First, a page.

Engraftment of the transduced cells was evaluated by means of quantitative PCR on individual colonies from CFC assay performed on either PB- or BM-derived cells and expressed as percentage (%) of LV+ (VCN ≥ 0.5) colonies on total tested colonies (≥ 250 cells/colony).

Analysis of Vbeta Repertoire

The analysis of Vbeta repertoire of the T cell receptor was performed on 50 μl of patients’ total PB according to the manufacturing procedure described in the V Beta kit; Beckman Coulter (823497) (Fullerton, California). 10000 events were acquired with FACS Canto II (BD-Biosciences, Europe) and then analyzed with FlowJo (TreeStar, Ashland, Oregon). The percentage of each Vbeta population was compared with the range of expression obtained from the analysis of a pool of 85 healthy donors provided by the manufacturer.

Immunophenotype Analysis

Analysis of the immunophenotype of patients’ total PB and BM was performed by Laboraf (Ospedale San Raffaele) as described by internal SOPs.

ARSA Activity Determination

p-Nitrocatechol Sulfate (PNCS)

CD34+ liquid culture, PBMCs, MNCs, PB, and BM subpopulations of MLD patients and healthy donors were resuspended in sodium acetate trihydrate 0.05 M (500,000 cells in 25 μl). Samples were then sonicated and centrifuged, and the supernatant was collected for ARSA activity and protein quantification (Bradford assay; Biorad #500-0006) (Hercules, California). ARSA activity was detected with PNCS as substrate, as described, loading a maximum concentration of protein extract of 0.3 μg/μl diluted in sodium acetate trihydrate 0.05 M (9).

DEAE-Cellulose Chromatography and 4-Methyl-Umbellipheryl-Sulfate

Cells were harvested, washed in phosphate-buffered saline, and resuspended in 10 mM TRIS/HCl buffer, pH 7.5, containing 0.1% (v/v) Nonidet NP40 detergent (Sigma-Aldrich, St. Louis, Missouri). Cell lysates were subjected to three rounds of sonication. Procedures were carried out at 4°C. Proteins were measured with the Bradford method by using bovine serum albumin as standard.

Similar cell number (500,000 cells) was loaded into a 0.2-ml DEAE chromatography column equilibrated with a 25 mM TRIS/HCl buffer, pH 7.5. The flow rate was 0.2 ml/min. After washing with 5 ml of 25 mM TRIS/HCl buffer plus 50 mM NaCl, pH 7.5, enzyme activity retained by the column was eluted by 2.5 ml TRIS/HCl buffer plus 250 mM NaCl, pH 7.5 (starting from fraction n.5). Fractions (0.5 ml) were collected and assayed for the ARSA activity by using the artificial fluorogenic substrate 4-methyl-umbellipheryl-sulfate (MUS) dissolved in 0.05 M Na-acetate/acetic acid buffer, pH 5.5. A volume of 50 μl of test sample was incubated with 100 μL of a 0.01 M solution of substrate respectively in the presence and absence of 125 μM AgNO3 (a specific ARSA inhibitor) at 37°C. Enzymatic reactions were stopped by adding 0.2 M Glycine/NaOH, pH 10.6. Fluorescence of the liberated 4-methylumbelliferone was measured on a Perkin Elmer LS3 spectro-fluorimeter (excitation 360 nm, emission 446 nm). ARSA activity was calculated by subtracting the value obtained in the presence of AgNO3 [arylsulfatase B (ARSB) activity] from that measured in the absence of the inhibitor (ARSA+ARSB activity) (45).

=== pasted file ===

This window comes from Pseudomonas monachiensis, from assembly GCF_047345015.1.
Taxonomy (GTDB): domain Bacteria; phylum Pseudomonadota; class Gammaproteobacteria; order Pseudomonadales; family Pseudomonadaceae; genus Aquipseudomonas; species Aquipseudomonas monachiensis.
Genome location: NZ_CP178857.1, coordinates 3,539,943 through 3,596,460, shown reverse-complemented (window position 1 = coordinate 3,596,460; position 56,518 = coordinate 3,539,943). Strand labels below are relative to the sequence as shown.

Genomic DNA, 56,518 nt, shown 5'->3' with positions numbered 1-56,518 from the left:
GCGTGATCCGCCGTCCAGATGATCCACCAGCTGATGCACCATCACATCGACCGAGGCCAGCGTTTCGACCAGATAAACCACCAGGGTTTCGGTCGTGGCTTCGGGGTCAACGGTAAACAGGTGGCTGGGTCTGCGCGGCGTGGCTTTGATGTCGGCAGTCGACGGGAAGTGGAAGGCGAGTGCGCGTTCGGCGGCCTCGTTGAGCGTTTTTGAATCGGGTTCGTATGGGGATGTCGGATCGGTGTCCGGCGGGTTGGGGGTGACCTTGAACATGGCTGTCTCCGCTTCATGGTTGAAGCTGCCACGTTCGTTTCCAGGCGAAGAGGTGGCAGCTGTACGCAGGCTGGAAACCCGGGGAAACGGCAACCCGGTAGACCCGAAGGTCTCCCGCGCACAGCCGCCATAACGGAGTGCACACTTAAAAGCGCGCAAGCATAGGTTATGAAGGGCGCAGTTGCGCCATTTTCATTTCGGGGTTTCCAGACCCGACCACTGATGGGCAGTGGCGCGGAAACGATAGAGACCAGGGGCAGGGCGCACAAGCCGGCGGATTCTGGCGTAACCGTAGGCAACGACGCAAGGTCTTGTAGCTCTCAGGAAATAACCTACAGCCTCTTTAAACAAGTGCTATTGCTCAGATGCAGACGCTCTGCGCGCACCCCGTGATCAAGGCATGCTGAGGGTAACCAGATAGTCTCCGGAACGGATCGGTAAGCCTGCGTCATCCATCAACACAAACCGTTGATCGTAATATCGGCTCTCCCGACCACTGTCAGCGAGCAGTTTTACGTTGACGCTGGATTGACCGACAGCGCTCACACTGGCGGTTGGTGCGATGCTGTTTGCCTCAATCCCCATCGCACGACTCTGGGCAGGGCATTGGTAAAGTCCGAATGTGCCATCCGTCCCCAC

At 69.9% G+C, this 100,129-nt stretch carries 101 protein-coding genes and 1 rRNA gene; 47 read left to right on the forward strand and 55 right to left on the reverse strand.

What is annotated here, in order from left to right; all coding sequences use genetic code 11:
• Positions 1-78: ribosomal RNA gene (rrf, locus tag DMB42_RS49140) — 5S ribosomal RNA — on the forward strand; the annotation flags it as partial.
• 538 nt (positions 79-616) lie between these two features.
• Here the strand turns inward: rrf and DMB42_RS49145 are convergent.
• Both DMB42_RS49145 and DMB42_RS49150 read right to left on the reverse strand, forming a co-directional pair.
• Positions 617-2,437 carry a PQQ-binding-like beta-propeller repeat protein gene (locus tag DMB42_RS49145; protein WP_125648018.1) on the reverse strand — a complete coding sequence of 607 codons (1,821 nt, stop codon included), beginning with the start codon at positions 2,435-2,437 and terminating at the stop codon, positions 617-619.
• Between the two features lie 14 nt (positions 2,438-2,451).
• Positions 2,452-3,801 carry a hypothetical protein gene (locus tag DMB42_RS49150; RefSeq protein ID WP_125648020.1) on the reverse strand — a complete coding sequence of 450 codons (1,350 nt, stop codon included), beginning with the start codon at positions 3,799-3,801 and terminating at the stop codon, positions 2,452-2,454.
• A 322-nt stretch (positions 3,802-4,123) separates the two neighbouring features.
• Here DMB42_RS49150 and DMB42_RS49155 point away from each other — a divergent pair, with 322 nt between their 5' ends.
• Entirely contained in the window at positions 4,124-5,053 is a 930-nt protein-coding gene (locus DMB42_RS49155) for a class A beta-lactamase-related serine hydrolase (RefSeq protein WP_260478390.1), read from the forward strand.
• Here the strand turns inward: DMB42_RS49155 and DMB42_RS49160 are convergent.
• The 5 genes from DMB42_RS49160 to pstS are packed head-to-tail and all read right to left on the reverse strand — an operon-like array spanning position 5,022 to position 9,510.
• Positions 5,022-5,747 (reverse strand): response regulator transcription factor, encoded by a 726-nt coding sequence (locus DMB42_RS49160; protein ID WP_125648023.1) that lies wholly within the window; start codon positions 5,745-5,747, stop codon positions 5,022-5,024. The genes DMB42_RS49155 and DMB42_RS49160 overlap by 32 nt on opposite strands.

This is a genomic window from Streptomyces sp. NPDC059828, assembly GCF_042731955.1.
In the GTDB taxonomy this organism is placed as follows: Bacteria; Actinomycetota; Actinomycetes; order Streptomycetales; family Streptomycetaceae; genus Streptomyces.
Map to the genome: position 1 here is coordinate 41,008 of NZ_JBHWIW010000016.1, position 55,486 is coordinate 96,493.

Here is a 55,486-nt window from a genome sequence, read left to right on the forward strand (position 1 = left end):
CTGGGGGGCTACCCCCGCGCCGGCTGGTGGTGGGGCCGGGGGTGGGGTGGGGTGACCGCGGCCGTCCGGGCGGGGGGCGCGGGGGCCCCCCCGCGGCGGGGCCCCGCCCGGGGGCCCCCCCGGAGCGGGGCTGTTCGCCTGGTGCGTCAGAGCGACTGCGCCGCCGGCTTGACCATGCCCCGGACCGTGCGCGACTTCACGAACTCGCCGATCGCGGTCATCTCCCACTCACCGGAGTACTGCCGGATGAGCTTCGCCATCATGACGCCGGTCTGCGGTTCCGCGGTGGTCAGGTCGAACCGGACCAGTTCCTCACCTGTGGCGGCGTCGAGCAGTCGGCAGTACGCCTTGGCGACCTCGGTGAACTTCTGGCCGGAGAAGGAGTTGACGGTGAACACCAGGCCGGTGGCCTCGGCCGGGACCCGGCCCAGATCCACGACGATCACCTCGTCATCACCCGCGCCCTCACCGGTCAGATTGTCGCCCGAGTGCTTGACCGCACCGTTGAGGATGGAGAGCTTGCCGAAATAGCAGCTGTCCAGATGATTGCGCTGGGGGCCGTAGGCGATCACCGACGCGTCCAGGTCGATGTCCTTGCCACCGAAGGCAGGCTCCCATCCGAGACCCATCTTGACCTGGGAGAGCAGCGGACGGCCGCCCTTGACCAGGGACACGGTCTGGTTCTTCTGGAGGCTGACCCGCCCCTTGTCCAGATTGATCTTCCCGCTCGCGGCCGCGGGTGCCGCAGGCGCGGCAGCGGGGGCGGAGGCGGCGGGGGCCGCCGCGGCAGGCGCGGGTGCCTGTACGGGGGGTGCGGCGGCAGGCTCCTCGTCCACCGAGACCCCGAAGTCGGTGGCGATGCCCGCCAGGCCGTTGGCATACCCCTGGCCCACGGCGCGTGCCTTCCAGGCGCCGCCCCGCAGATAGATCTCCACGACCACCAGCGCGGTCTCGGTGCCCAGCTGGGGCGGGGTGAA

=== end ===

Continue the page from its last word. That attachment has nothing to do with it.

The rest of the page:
Sulphatide Assay

Sulfatide (5 mM) (Matreya, St. Pleasant Gap, Pennsylvania) was resuspended in cloroform:methanol:water (2:1:0.1), dried overnight at room temperature, and resuspended in the ARSA enzymatic buffer [100 mM Na/acetate, pH 4.5, containing 20 mM MnCl2 and taurodeoxyxholate (100 mg/50 μl)]. For the reaction (100 μl total volume), 0.003 mU ARSA were added to 21 nmol sulfatide at 37°C for 24 hours. The assay was stopped with 0.85 ml cloroform:methanol:water (1:1) plus 0.85 50 mN sulfuric acid and 0.170 ml Azure A [0.4 mg/ml]. After a centrifugation at 300 g × 5 min, the lower phase was recovered, and the absorbance measured at 650 nm in a microplate reader (GDV DV-990BV6). The naomoles of sulfatide hydrolyzed by ARSA were calculated by subtracting the value measured in the presence of the enzyme respect to a reference assay performed in the absence of ARSA.

In Situ Hybridization and Immunofluorescence

Cells were grown on polyornithine-coated glass coverslips (0.01% solution, Sigma-Aldrich Corp, Italy) 72 hours in IMDM 10% FBS medium and then fixed with 4% paraformaldehyde (PFA) solution.